For lighting, I use flash all the time now. I also carry a handheld 1500 lumen torch that I shine on things like tree trunks to see stuff. My eyes are getting worse with age and I have my glasses on and off all the time. If anyone figures out a good system for glasses (long sighted) in the forest do let me know.

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3 years 4 months ago #2884 by onflipflops
Replied by onflipflops on topic Birding & bugging from Thanyaburi
In the post you also mention reptiles as being part of your interest.
Khao Yai has a great variety, though it takes time and practise to get to see it all.
There are at least 45 species of snakes. But most are rarely seen. Usually you do not have to go deep in the forest to see all these critters.
Just around Haew Suwat parking area you could explore the forest edge, quite often Vogel's Pit Vipers are seen there (though they seem to be everywhere in the park above let's say 600m elevation).
Around the Haew Narok Area you can find Large-eyed Pit Viper, and in the wet season also Chinese Water Dragon..
This season is the best. Just returned from Kaeng Krachan and did not have to put much effort in it to find a several pit vipers. Lots of juveniles around, this time of year. Though most were found at night, which is much easier than in daytime.

The trail between Pa Kluay Mai camp and Haew Suwat is great for herpetofauna. Espececially the first kilometre in, starting from Haew Suwat. Apart from the lonely resident Siamese Crocodile, this area has a lot of Chinese Water Dragons, usually hanging out on the branches over the water.
Again Pit vipers are common here, and I've seen quite a few other species of snakes in the area.

The road sides are great for Oriental Vine snakes. Orange and silver-white morphs often hang in the bush along the road. Usually best visible in the first few hours in the morning before it gets too hot. And the late afternoon.
Night drives can be successful especially after or even during heavy rain. But you're a bit limited about night activities in the park.
Night walks are often successful, but not allowed :(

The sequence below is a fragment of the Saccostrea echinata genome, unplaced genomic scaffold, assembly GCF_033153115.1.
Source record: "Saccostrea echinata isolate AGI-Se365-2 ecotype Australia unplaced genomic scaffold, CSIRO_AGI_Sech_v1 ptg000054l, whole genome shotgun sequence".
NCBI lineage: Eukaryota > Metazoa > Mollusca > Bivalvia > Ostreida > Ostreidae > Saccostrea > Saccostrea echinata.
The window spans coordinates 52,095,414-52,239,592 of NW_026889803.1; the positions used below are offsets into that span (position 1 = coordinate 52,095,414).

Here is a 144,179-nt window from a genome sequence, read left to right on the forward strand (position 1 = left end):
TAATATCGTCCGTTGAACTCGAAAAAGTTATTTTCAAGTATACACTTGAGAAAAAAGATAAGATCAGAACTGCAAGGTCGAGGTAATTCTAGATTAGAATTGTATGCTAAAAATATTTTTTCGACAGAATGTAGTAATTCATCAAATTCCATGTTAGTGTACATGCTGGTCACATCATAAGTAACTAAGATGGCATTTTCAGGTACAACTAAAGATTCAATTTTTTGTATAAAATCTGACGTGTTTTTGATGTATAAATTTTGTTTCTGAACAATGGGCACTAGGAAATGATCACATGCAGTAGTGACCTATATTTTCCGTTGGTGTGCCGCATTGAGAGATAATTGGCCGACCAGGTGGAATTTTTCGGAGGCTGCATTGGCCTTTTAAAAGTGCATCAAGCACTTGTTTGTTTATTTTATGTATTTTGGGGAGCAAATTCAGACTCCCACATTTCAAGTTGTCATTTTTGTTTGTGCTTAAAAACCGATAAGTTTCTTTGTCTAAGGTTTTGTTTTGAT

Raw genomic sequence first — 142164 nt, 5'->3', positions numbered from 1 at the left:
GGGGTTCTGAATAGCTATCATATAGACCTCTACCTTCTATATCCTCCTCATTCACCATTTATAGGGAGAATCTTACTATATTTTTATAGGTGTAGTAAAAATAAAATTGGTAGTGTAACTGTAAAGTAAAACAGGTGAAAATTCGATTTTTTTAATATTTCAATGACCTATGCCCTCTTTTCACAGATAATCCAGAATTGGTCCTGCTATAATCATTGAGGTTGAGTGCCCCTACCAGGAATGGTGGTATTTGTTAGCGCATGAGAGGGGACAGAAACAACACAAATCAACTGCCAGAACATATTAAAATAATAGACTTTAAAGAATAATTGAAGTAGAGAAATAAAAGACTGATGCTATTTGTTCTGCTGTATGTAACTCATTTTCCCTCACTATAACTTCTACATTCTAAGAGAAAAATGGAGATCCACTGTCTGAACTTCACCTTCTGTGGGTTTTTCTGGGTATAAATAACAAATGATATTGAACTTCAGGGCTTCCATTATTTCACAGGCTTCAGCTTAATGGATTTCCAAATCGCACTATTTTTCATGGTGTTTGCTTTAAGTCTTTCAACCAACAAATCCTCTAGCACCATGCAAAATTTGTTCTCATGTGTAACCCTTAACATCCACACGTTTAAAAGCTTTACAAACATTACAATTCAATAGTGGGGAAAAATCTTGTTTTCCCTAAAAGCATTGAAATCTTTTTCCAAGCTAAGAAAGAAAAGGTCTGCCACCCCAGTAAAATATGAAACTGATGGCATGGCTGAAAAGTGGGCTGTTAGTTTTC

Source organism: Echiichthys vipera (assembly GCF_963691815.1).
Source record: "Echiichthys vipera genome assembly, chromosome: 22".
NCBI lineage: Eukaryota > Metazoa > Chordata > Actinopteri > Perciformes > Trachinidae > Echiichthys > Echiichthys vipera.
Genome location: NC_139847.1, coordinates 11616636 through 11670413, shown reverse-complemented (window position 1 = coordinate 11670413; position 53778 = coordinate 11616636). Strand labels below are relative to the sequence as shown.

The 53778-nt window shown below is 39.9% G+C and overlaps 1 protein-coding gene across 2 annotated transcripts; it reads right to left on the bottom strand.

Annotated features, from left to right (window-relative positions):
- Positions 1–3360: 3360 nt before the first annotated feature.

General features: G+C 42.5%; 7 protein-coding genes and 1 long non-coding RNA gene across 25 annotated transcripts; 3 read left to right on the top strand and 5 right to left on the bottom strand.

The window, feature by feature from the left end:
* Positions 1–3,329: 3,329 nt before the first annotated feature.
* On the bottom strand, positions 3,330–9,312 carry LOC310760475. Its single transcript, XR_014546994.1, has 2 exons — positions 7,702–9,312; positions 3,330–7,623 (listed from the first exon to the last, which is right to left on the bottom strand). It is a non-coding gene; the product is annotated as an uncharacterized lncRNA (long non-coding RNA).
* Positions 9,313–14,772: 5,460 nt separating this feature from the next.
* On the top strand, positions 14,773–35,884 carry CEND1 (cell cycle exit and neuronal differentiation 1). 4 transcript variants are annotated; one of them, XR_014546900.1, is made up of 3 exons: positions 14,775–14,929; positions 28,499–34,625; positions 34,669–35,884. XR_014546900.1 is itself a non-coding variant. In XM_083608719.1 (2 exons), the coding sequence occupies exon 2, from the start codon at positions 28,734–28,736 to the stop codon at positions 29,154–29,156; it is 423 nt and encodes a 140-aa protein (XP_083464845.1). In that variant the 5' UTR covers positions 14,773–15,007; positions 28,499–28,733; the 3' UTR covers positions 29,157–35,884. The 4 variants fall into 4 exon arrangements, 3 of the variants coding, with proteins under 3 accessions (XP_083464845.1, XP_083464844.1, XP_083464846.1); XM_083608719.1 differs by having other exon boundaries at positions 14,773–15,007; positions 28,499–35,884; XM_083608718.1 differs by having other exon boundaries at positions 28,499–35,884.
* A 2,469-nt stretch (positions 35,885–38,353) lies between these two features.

You can not really go wrong. Reptiles like forest edge habitats, usually with dense growth to hide, but also areas to bask.
And anywhere near water ways, chances increase. Also outside the parks a lot can be seen. Just a week or two ago I did a night walk on the Northern side in Pak Chong area and found some Large-eyed Pit Vipers, Oriental Vine Snake, Butterfly Bent-toed Gecko's and various otehr creatures like tarantulas, frogs, scorpions, and other lizard species. Humid areas with enough variation in vegetation will be a great place to start.

Enjoy your time!
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3 years 4 months ago #2902 by roblgs
Replied by roblgs on topic Birding & bugging from Thanyaburi
Thanks for the info...

Alarmed in one way that on my visits to Khao Yai I will have been surrounded by pit-vipers and not seen one of them.

On the one hand that suggests they are well concealed and non-aggressive, on the other that, although I've not been looking for them, my powers of detection are sadly inadequate as far as these critters are concerned, probably that I'm not habituated to looking for them. A skill I really should learn.

With pit vipers being so abundant then, what should I be looking for, and how careful would I need to be? How easily approached are they, and what would be the critical strike range?

Experience around snakes is very limited, and largely restricted to less dangerous species that turn up in the garden... e.g. Golden Tree Snake and some non-venomous species... my wife confined me to the house on those rare times we were visited by cobra, and in the past when she was more mobile than now it was she who handled any snake situation, again confining me to indoors!

Sounds like, for me, the best time of day would be end of afternoon, because getting up to KY for early morning isn't an option due to my wife's mobility and care needs.

Cheers

Rob

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3 years 4 months ago #2906 by onflipflops
Replied by onflipflops on topic Birding & bugging from Thanyaburi